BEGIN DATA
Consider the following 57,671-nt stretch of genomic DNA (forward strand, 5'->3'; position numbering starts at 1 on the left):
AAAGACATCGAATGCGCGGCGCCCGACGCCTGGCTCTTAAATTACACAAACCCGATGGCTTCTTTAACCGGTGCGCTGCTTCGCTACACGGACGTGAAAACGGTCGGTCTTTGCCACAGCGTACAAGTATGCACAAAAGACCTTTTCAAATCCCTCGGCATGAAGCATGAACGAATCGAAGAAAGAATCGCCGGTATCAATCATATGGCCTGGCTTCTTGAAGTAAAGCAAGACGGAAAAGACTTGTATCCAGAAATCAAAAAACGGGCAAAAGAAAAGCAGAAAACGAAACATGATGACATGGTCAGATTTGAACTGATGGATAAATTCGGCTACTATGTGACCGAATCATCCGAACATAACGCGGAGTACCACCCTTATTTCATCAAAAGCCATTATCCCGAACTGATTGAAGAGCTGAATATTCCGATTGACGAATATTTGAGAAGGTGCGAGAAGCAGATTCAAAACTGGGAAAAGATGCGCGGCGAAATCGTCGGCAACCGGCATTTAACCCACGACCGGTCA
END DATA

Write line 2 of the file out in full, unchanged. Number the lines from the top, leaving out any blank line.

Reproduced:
AAAGACATCGAATGCGCGGCGCCCGACGCCTGGCTCTTAAATTACACAAACCCGATGGCTTCTTTAACCGGTGCGCTGCTTCGCTACACGGACGTGAAAACGGTCGGTCTTTGCCACAGCGTACAAGTATGCACAAAAGACCTTTTCAAATCCCTCGGCATGAAGCATGAACGAATCGAAGAAAGAATCGCCGGTATCAATCATATGGCCTGGCTTCTTGAAGTAAAGCAAGACGGAAAAGACTTGTATCCAGAAATCAAAAAACGGGCAAAAGAAAAGCAGAAAACGAAACATGATGACATGGTCAGATTTGAACTGATGGATAAATTCGGCTACTATGTGACCGAATCATCCGAACATAACGCGGAGTACCACCCTTATTTCATCAAAAGCCATTATCCCGAACTGATTGAAGAGCTGAATATTCCGATTGACGAATATTTGAGAAGGTGCGAGAAGCAGATTCAAAACTGGGAAAAGATGCGCGGCGAAATCGTCGGCAACCGGCATTTAACCCACGACCGGTCA